What market failures – if any – might the proposed regulatory policies (i.e., mandatory disclosure of calories content; prohibitions on child-focused advertising) address?

Obesity is a growing problem among the young children. Consequently, the mandatory disclosure of calories content has emerged as an important aspect of consumers’ food choice decisions. The calories or nutrition labeling can address consumers’ unhealthy eating behavior and obesity problem because consumers want to avoid the negative nutrients in food products. Consumers may use the information to make more healthful eating choices, and this may result in better health outcomes such as a reduction in obesity crisis.

The calorie or nutrition labeling also encourage producers to re-produce their unhealthy food products. The labeling policy requires disclosure of nutritionally negative attributes such as calorie, fat and sugar content. Under such a mandatory disclosure rule, fast food companies selling food with high amounts of these negative nutrients may choose to re-produce to reduce the high calories. Through product re-production, labeling may not just those who read the label, but potentially benefit consumers who eat the food.

What are the potential downsides, both ethically and otherwise, of such regulations?

One important downside related to disclose the calorie or nutrition information is whether consumers would read the calorie or nutrition labels. Mandatory labeling could improve food products if producers re-product food to avoid making unfavorable disclosures, such as high fat or sodium content. This process would extend the benefits from nutrition labeling to consumers who do not actually use labels to make purchase decisions. If nutrition information that the consumer may not trust is available, nutrition labels could not function efficient and effective.

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Furthermore, many consumers may not desire to have nutrition information, or may be consumers may believe that it is less important to consider the nutritional quality of food when eating. Consumers have to choose food to consume every day. If the consumers do not often eat the fast food, they do not consider the healthy problem of fast food is a serious crisis. If the consumers eat the fast food more regular, they may not insist on reading nutrition labeling and choosing healthier food every meal. Personal preferences or taste offers immediate choice decision.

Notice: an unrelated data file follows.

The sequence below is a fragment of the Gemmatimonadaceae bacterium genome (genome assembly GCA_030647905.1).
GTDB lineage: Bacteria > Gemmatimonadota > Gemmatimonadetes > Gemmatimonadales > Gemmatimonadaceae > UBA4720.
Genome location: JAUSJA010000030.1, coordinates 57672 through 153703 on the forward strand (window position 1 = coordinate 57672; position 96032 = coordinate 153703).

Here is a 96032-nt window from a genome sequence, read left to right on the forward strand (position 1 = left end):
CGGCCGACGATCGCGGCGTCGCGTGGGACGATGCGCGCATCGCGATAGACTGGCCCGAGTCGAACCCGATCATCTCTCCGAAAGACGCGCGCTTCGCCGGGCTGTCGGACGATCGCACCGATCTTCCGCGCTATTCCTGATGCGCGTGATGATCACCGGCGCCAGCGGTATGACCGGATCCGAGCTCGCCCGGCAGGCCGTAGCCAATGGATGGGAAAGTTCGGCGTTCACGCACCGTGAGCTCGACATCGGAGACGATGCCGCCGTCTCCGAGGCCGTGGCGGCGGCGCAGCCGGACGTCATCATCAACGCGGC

To the extent that McDonald’s wishes to lobby against or influence the shape of such regulation, what do you think would be the best level of inclusivity to pursue?

McDonald’s in-store labeling can still feature a standard nutrition information label and create an icon and bar chart that provides information on a menu item’s nutrition value and how it relates to daily nutrient guidelines. The icons show the most important elements that relevant to everyday’s nutrition – calories, protein, fat, carbohydrates and sugar. The chart is showing the percentage of the government’s recommended daily intakes. This nutrition labeling format is more attractable than words, and makes consumers easier to understand and to read the nutrition information.

Further, website is another good place to pursue the healthy eating habits. McDonald’s website could be more specific to figure out the nutrition of different food or meals. Choose a McDonald’s food (i.e., cheeseburger) to learn the item’s nutrition facts, ingredients, food exchanges information. When consumers click the food button, it provides a nutrition analysis of the food item to help them understand the fat, sugar, and calories information and to assist consumers with meal planning for weight control.